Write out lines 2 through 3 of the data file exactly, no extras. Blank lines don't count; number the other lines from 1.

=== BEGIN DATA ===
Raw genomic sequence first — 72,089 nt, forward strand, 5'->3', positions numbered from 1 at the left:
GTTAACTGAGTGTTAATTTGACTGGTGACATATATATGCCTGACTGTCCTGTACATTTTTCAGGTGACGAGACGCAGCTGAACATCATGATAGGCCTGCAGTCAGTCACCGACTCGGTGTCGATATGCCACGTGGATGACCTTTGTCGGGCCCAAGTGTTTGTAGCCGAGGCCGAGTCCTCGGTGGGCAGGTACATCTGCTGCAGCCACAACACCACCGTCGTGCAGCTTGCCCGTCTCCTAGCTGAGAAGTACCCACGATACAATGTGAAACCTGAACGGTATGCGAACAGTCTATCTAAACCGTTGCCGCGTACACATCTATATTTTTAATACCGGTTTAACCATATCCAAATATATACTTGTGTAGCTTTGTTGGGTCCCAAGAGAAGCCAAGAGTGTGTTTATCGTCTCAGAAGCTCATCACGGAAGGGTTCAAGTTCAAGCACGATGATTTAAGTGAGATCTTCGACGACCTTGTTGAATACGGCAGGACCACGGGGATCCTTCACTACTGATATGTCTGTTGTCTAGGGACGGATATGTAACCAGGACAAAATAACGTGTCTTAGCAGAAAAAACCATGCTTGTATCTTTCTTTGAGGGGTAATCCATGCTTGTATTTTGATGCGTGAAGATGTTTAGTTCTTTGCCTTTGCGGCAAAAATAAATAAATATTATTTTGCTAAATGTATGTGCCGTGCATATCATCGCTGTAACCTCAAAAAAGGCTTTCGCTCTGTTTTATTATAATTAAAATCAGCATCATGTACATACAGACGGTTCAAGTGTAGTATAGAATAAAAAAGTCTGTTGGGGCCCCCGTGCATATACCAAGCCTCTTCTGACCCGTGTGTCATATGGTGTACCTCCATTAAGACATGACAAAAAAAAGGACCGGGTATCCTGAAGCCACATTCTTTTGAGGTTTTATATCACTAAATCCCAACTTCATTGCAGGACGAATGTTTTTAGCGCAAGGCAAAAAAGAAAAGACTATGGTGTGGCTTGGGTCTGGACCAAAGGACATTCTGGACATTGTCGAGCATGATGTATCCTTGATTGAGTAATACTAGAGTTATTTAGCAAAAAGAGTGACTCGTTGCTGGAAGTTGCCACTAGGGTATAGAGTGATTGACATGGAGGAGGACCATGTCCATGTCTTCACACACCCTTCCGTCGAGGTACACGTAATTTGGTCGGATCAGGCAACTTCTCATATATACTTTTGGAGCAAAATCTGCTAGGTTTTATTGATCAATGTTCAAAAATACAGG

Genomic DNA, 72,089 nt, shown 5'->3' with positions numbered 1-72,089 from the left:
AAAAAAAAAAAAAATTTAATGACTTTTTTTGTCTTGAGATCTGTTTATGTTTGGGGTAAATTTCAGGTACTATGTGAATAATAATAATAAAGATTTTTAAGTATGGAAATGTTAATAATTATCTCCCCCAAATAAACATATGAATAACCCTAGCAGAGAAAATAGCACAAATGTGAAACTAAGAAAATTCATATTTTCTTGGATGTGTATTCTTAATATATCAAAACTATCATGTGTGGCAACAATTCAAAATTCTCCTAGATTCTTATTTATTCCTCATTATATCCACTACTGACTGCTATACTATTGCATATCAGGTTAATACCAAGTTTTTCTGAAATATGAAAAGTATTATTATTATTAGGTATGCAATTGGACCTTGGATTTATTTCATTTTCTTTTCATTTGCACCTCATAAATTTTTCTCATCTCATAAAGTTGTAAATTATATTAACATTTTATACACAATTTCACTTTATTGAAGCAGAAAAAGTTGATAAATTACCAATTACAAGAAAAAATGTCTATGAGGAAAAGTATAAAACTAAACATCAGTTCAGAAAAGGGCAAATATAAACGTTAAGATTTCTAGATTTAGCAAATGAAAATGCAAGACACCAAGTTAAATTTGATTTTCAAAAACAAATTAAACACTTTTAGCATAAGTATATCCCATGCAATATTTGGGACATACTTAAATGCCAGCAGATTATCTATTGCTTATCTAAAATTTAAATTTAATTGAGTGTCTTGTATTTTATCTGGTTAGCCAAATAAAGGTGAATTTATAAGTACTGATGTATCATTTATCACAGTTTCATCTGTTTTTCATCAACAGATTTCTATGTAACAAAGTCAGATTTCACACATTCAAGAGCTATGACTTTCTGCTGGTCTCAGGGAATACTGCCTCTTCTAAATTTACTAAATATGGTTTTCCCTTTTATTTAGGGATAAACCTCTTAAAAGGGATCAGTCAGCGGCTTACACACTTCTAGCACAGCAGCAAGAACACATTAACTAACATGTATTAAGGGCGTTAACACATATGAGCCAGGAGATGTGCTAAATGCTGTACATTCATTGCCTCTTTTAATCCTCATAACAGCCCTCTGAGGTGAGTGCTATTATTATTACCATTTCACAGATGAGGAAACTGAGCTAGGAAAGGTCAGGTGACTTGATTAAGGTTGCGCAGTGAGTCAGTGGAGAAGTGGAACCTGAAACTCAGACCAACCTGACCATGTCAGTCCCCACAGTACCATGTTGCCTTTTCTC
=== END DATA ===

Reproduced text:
GTTAACTGAGTGTTAATTTGACTGGTGACATATATATGCCTGACTGTCCTGTACATTTTTCAGGTGACGAGACGCAGCTGAACATCATGATAGGCCTGCAGTCAGTCACCGACTCGGTGTCGATATGCCACGTGGATGACCTTTGTCGGGCCCAAGTGTTTGTAGCCGAGGCCGAGTCCTCGGTGGGCAGGTACATCTGCTGCAGCCACAACACCACCGTCGTGCAGCTTGCCCGTCTCCTAGCTGAGAAGTACCCACGATACAATGTGAAACCTGAACGGTATGCGAACAGTCTATCTAAACCGTTGCCGCGTACACATCTATATTTTTAATACCGGTTTAACCATATCCAAATATATACTTGTGTAGCTTTGTTGGGTCCCAAGAGAAGCCAAGAGTGTGTTTATCGTCTCAGAAGCTCATCACGGAAGGGTTCAAGTTCAAGCACGATGATTTAAGTGAGATCTTCGACGACCTTGTTGAATACGGCAGGACCACGGGGATCCTTCACTACTGATATGTCTGTTGTCTAGGGACGGATATGTAACCAGGACAAAATAACGTGTCTTAGCAGAAAAAACCATGCTTGTATCTTTCTTTGAGGGGTAATCCATGCTTGTATTTTGATGCGTGAAGATGTTTAGTTCTTTGCCTTTGCGGCAAAAATAAATAAATATTATTTTGCTAAATGTATGTGCCGTGCATATCATCGCTGTAACCTCAAAAAAGGCTTTCGCTCTGTTTTATTATAATTAAAATCAGCATCATGTACATACAGACGGTTCAAGTGTAGTATAGAATAAAAAAGTCTGTTGGGGCCCCCGTGCATATACCAAGCCTCTTCTGACCCGTGTGTCATATGGTGTACCTCCATTAAGACATGACAAAAAAAAGGACCGGGTATCCTGAAGCCACATTCTTTTGAGGTTTTATATCACTAAATCCCAACTTCATTGCAGGACGAATGTTTTTAGCGCAAGGCAAAAAAGAAAAGACTATGGTGTGGCTTGGGTCTGGACCAAAGGACATTCTGGACATTGTCGAGCATGATGTATCCTTGATTGAGTAATACTAGAGTTATTTAGCAAAAAGAGTGACTCGTTGCTGGAAGTTGCCACTAGGGTATAGAGTGATTGACATGGAGGAGGACCATGTCCATGTCTTCACACACCCTTCCGTCGAGGTACACGTAATTTGGTCGGATCAGGCAACTTCTCATATATACTTTTGGAGCAAAATCTGCTAGGTTTTATTGATCAATGTTCAAAAATACAGG

Genomic DNA, 72,089 nt, shown 5'->3' with positions numbered 1-72,089 from the left: